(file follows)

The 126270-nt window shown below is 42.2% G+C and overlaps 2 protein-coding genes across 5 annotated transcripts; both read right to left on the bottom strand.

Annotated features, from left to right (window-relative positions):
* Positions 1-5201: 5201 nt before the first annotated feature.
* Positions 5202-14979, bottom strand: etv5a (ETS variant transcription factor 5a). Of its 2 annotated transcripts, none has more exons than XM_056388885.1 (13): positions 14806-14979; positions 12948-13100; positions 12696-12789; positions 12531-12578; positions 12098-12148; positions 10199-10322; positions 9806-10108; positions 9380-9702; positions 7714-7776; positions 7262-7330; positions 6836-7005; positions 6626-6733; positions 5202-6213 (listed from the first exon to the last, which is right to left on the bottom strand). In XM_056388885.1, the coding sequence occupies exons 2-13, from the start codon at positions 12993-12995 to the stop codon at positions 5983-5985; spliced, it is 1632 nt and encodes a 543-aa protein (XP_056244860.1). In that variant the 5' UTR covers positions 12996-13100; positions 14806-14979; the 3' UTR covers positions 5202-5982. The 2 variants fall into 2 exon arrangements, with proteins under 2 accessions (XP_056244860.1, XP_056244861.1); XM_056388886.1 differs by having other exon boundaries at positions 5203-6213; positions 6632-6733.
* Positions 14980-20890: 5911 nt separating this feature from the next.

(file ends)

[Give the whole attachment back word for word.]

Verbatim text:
The 126270-nt window shown below is 42.2% G+C and overlaps 2 protein-coding genes across 5 annotated transcripts; both read right to left on the bottom strand.

Annotated features, from left to right (window-relative positions):
* Positions 1-5201: 5201 nt before the first annotated feature.
* Positions 5202-14979, bottom strand: etv5a (ETS variant transcription factor 5a). Of its 2 annotated transcripts, none has more exons than XM_056388885.1 (13): positions 14806-14979; positions 12948-13100; positions 12696-12789; positions 12531-12578; positions 12098-12148; positions 10199-10322; positions 9806-10108; positions 9380-9702; positions 7714-7776; positions 7262-7330; positions 6836-7005; positions 6626-6733; positions 5202-6213 (listed from the first exon to the last, which is right to left on the bottom strand). In XM_056388885.1, the coding sequence occupies exons 2-13, from the start codon at positions 12993-12995 to the stop codon at positions 5983-5985; spliced, it is 1632 nt and encodes a 543-aa protein (XP_056244860.1). In that variant the 5' UTR covers positions 12996-13100; positions 14806-14979; the 3' UTR covers positions 5202-5982. The 2 variants fall into 2 exon arrangements, with proteins under 2 accessions (XP_056244860.1, XP_056244861.1); XM_056388886.1 differs by having other exon boundaries at positions 5203-6213; positions 6632-6733.
* Positions 14980-20890: 5911 nt separating this feature from the next.